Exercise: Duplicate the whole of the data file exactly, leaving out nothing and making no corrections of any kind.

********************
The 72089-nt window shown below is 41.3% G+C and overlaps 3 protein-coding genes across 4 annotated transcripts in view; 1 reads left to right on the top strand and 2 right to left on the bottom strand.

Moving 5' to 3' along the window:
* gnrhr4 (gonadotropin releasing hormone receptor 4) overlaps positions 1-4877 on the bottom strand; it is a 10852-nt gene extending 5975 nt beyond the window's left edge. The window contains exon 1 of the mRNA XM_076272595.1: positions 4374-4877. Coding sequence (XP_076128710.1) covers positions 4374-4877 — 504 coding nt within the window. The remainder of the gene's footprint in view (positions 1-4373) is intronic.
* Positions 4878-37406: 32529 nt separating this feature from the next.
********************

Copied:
The 72089-nt window shown below is 41.3% G+C and overlaps 3 protein-coding genes across 4 annotated transcripts in view; 1 reads left to right on the top strand and 2 right to left on the bottom strand.

Moving 5' to 3' along the window:
* gnrhr4 (gonadotropin releasing hormone receptor 4) overlaps positions 1-4877 on the bottom strand; it is a 10852-nt gene extending 5975 nt beyond the window's left edge. The window contains exon 1 of the mRNA XM_076272595.1: positions 4374-4877. Coding sequence (XP_076128710.1) covers positions 4374-4877 — 504 coding nt within the window. The remainder of the gene's footprint in view (positions 1-4373) is intronic.
* Positions 4878-37406: 32529 nt separating this feature from the next.